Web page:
Review: Scheherazade The Tale of One Thousand and One Nights
Professional dancing let down by amateur costume and set
At the end of a hefty eight week term, we are all very much in need of a touch of magic to add to our Bridgemas. Having felt chewed up and spat right out again by a never-ending load of essay deadlines, evading the Cambridge bubble felt very much in order. A necessity even. And what better way than to spend a night at the ballet, in an world alive with fantastical tales, conjured up by Scheherazade herself.
Buzzing in part from the cider and white wine consumed before this 11pm show, I went to the ADC bursting with excitement and anticipation, eager to see Cambridge University Ballet Club’s take on a story very dear to my heart. Being partly Persian myself and my sister’s middle name being Scheherazade, I grew up avidly reading 'A Thousand and One Nights'. The story goes that Sultan Shahryār becomes deranged after he finds out his wife was unfaithful to him; he has her killed, decides that all women are cheaters and begins his mission of murdering every virgin in the land by marrying them and executing them on their wedding night. Finally, the vizier (the highest official to the Sultan) has no choice but to reluctantly offer his daughter Scheherazade as the next sacrifice. She sets out to survive by entrancing the Sultan with never-ending stories for a thousand and one nights so as to postpone her execution. The ballet focused in particular on the stories of Sinbad the sailor, Aladdin and Ali Baba and the Forty Thieves.
With such a great choice of a story and Rimsky-Korsakov’s symphony dramatically playing in the background, this ballet had all the tools for success. Yet as the curtains rose, my heart sank. Maybe my expectations had been overwhelmingly high but I had not expected to be so disappointed by the costumes and set. Instead of sumptuous fabrics and a gorgeous set fit for a sultan’s kingdom, the stage was left bare, with ballet dancers wearing varying hues of ghastly mustards and garish leggings. I wanted to be transported to the dream-like world of Scheherazade’s tales, but was simply unable to be. The props were so makeshift to the point of being farcical, with the waves for Sinbad’s ship drawn on cardboard being brought on rather awkwardly. A head popping out from below Sinbad’s ship made me feel as though I was watching my Year 7 Pantomime. Although it is true that the cartoon-like ‘jars of oil’ being brought on stage by mischievous ballet dancers who resembled Snow Whites’ Seven Dwarves made me chuckle, I’m not sure this directional choice of making the ballet so slapstick and childlike in its humour really did 'One Thousand and One Nights' justice.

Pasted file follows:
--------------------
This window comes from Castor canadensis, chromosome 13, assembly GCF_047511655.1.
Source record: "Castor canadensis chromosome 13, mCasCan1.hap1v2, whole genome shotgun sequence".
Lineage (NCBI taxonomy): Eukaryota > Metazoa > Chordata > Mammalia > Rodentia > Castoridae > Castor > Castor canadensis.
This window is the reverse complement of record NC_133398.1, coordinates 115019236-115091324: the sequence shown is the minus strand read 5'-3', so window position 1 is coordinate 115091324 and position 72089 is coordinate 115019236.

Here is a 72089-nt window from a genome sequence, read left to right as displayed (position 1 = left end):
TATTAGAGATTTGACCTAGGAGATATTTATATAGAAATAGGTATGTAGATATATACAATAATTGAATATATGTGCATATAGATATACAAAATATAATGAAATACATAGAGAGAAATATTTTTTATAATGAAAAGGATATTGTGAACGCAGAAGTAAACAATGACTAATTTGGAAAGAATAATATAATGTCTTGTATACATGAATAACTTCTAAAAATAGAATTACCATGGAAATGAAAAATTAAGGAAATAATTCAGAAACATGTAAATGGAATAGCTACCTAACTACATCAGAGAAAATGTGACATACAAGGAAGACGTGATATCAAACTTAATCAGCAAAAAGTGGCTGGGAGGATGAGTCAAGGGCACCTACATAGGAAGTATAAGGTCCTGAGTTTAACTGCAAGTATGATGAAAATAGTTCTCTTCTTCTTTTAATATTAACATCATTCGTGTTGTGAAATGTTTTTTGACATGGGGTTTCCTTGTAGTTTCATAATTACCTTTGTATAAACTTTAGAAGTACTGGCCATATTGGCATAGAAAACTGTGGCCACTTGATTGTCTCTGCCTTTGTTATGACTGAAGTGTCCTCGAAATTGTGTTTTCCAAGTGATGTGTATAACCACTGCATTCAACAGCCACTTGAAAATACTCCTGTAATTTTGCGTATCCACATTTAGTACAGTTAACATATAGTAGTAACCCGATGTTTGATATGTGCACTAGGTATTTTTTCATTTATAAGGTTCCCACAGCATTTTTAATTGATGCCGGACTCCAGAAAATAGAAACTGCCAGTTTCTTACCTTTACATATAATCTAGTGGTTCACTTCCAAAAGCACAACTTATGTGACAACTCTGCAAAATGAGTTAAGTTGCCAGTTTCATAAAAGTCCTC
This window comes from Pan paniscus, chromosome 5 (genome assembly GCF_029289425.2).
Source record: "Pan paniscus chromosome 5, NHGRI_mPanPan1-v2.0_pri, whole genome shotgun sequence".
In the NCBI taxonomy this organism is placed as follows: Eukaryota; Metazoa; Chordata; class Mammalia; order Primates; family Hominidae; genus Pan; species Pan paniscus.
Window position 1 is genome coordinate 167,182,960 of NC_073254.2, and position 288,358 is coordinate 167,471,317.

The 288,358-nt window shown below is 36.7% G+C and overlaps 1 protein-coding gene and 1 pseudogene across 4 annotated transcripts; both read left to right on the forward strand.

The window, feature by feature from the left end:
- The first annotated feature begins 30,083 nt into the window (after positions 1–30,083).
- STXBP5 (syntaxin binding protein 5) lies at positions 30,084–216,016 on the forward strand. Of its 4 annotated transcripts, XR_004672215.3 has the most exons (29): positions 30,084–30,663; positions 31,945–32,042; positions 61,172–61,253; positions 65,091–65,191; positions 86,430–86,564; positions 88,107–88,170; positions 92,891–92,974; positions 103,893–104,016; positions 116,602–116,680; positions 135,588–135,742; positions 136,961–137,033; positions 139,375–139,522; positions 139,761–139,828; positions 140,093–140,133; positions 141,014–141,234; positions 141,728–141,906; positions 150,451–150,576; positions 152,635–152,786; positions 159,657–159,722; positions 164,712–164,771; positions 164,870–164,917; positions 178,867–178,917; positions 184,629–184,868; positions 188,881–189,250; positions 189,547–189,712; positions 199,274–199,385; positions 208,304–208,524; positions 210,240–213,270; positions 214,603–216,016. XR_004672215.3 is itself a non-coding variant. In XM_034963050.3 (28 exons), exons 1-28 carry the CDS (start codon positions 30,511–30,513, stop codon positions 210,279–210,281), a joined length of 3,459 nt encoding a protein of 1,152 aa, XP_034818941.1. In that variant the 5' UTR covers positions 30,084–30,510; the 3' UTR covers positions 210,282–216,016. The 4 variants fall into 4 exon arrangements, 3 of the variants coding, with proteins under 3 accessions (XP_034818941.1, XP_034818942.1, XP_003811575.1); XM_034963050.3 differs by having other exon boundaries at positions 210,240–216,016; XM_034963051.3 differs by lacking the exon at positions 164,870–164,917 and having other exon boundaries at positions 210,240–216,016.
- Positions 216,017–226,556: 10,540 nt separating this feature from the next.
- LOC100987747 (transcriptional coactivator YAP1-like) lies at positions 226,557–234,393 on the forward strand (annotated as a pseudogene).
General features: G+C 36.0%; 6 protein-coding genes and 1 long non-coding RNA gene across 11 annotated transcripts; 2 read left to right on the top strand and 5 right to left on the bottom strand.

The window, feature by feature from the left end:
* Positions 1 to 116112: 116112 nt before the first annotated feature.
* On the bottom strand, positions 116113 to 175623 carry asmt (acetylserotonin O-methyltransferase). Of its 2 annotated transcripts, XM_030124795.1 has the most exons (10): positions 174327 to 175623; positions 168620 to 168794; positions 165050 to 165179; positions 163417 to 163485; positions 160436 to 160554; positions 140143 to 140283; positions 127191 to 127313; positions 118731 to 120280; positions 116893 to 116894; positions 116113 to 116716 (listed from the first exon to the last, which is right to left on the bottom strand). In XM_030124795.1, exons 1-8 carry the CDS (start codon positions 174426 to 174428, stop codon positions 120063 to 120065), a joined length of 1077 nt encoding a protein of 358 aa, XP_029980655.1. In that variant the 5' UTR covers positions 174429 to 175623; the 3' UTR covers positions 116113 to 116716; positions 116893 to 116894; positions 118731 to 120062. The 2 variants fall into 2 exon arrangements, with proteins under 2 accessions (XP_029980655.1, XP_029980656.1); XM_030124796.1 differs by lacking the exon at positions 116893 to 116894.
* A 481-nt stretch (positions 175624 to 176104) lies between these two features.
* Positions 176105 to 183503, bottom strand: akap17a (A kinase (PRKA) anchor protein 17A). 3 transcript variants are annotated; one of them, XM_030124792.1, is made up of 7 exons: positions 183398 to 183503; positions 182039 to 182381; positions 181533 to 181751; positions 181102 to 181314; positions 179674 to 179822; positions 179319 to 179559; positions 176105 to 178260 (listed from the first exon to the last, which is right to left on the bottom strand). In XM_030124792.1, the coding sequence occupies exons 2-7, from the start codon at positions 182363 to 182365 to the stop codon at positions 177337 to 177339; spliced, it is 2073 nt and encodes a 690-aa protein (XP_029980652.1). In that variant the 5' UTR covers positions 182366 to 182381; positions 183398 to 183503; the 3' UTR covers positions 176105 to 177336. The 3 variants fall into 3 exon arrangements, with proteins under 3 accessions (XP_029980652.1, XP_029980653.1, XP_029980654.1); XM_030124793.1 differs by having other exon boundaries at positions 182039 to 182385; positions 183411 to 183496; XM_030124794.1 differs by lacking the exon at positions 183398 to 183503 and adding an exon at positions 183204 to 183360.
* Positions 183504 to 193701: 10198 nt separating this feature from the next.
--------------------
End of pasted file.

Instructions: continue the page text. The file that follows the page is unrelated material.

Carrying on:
Such gaffes strike me as a real shame given the ballet dancers’ terrific performances. Harum Mukhayer’s narration was entrancing, Ali Baba and Sinbad’s energy infectious and a particular shout out must go to Luciana Boon, who played Aladdin’s Genie. Her acrobatics on fabrics suspending from the ceiling was both seamless and jaw-dropping.
Yet the true gem and salvation of this ballet was, without doubt, the electric relationship between the Sultan (Victor Gomez) and the blonde haired Scheherazade (Talia Regan). Right from the start, Scheherazade stole the show, both in her elegance and captivating stare. You could have mistaken her for a ballet doll on an old-fashioned music box. The synchronicity between her and the Sultan’s movements highlighted how perfectly paired they were. Despite the show’s shaky start, the final scene was one of a triumph. The two enveloped themselves into one another, a visual symbol of their all-consuming love. Meanwhile, playing the dramatic shrill minor chord in the background as the narrator spoke the final line, ‘to respect a woman was much better than to fear her’, gave the show some much-needed emotional depth, otherwise been lacking due to the otherwise amateur feel of the production.
In short, if you’re after some great quality ballet, this is the show for you – but leave behind at the entrance door all expectations of glitz and glamour.